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TOPIC: Concept for Performance

Concept for Performance 3 years 7 months ago #5192

  • rusty
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I am in pre-production of Much Ado About Nothing and whilst I am forming much of the image of what I would like to see I wanted to post here to invite any ideas and learnings people have had with this play, and also to invite any feedback or critism of my initial ideas. I am partically interested in feedback that stems from a performance view-point but happy for any and all responses - you never know where a great idea will come from!

When I was approached to direct this play I had some hesitations as it had become one of my least preferred of the Bard's plays. I had not studied it in any great depth and my experiances in viewing it all tended to be very light-weight and often boardering on pantomine farce. I typically lean to the Tragedies and histories. In studying the text I'm finding a new love of the play but in doing so see it in a much harsher and darker light than the productions I've known. I'll outline my ideas.
1. Setting: I have decided to set this in 16th C Itally during the Goldern Age of Spanish rule. I find the story carries clear aspects of a male dominated society, clear social standings and an overt protection of honour (both male & female). With these rules I have decided that modernisation will not add value to understanding as I would be forced to re-establish these aspects in a new time. The play will be performed in an old stable (including exposed rafters and saw-dust floor) that is part of a winery during the regions popular wine festival so the added novelty of a period play also seemed a good positive.
Benedick: I want to keep him as a rough soldier. Not of the same breeding as Don Pedro or even Claudio, and to present him as a real soldier rather than an officer (as Pedro & Claudio). Arregant and boastful but charismatic throughout. I really would like to take the flirting out of the initial exchanges and keep it as two people overly sensitive to each others barbs. I will use the roughness of him to make his acceptance of love very arkward and comical. My experiance of productions usually include a foppish character whose exchanges with Beatrice are obviously love from the very first scene. My biggest concern in this is the potential loss of comedy but I have a talented actor here that I beleive will be up to the challange. Without a good actor I think this could be too much of a risk.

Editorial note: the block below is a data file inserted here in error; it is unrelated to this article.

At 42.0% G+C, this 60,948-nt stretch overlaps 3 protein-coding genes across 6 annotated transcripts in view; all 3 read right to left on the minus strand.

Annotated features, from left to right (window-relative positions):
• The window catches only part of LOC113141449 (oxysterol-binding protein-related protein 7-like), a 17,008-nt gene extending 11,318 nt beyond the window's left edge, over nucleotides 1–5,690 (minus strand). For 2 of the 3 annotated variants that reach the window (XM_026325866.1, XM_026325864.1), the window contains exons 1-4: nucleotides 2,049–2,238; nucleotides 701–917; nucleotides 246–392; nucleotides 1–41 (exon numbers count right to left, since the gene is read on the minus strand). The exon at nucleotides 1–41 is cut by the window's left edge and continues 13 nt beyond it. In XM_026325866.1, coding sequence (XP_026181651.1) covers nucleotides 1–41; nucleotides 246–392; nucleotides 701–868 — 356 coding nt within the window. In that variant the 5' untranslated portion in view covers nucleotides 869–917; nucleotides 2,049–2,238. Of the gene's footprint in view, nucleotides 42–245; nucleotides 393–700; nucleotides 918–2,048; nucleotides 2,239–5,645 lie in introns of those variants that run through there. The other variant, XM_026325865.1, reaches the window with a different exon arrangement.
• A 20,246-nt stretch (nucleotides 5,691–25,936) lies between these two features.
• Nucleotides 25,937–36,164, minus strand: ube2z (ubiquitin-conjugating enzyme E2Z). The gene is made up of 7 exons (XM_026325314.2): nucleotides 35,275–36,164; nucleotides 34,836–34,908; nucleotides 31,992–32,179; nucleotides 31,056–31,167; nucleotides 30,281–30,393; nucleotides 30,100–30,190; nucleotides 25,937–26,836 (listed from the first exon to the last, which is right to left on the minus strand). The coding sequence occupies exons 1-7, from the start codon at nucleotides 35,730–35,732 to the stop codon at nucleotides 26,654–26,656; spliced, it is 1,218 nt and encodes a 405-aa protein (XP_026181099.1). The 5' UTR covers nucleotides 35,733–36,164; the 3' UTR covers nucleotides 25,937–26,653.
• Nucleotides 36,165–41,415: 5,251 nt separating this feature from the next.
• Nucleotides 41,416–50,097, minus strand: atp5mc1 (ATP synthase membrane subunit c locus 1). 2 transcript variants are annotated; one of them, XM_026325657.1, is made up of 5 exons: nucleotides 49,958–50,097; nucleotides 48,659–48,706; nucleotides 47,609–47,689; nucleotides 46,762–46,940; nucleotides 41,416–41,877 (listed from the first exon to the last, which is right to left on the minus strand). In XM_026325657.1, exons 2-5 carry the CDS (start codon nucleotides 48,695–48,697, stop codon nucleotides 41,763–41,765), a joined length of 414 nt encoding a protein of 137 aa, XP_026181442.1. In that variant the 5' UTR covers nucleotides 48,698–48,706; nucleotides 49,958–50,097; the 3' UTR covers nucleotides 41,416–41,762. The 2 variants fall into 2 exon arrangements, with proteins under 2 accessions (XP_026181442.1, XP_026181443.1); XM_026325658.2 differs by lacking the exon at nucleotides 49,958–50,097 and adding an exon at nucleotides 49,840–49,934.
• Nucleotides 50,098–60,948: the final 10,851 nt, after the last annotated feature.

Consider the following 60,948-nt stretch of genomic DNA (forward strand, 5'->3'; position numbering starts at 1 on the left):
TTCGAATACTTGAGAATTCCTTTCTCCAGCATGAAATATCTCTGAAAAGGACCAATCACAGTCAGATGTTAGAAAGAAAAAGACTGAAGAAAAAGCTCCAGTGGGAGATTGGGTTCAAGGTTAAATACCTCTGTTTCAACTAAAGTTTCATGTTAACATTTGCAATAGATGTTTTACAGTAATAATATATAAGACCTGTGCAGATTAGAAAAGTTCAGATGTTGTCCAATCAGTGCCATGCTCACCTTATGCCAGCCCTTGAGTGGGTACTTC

Beatrice: My most undeveloped character. I have an agreement with the actress that we need to develop the backstory for this girl as we are both troubled by her sudden change of direction and acceptance of love and loving. Early self-deception is point we agree on and this will be fleshed out during rehearsals. Any ideas for this complicated character will be greatly appreciated.
Claudio: He will start as a likeable lad, if not on the arrogant side though but will really lower his colours firstly with the jealous reaction to the Prince's wooing of Hero on his behalf and then post the wedding scene. I have cut some of the late scenes banter between himself and Benedick as I don't want to let him off the hook with our modern audience too easily. As always with performance, some text has to go and I saw this as some of the more confusing and less valuable to story.
Borachio: Following a test of this concept in readings I have merged Conrad & Borachio (helping me keep cast numbers down with less doubling) and Borachio becomes this amazing character, drunk, aggressive and naughty but somehow quite loved by the audience. His 'discovery' scene with Conrad becomes a drunken brag ramble direct to the audience.
Dogberry & Verges: I am yet to cast these roles and in reality the actors I get will help determine final direction. I am looking at Dogberry as someone well out of their depth trying overly hard to intimidate anyone on a social level equal or lower to them, but making a right fool of himself trying to impress anyone above him. In some ways, more of the child trying too hard to impress than an outright fool. Again, pending age of actors, I am considering Verges to be the 'retiring' constable, grumpy and short of temper. Dogberry is embaresed by him whenever around superiors and tries to lift his own standing by putting Verges down.

Ok, there's the more important of my ideas. I am looking forward to rehearsals to flesh these out and I am mindful that my darker aspect to this play may comprimise the comedy of it which would be a failure. I am hoping instead to raise the complexity of the comedy with more realistic characters. Thanks in advance for any advice/ideas/feedback.

Russell
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Re: Concept for Performance 3 years 7 months ago #5196

  • Ron Severdia
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HI Rusty,

Sounds like an interesting approach. Here are a few of my personal thoughts and reactions:

Setting: I think this setting could work well.

Benedick: The rough soldier serves to gives him an even longer character arch to travel to when he becomes almost giddy with love. If played right, it could be very funny.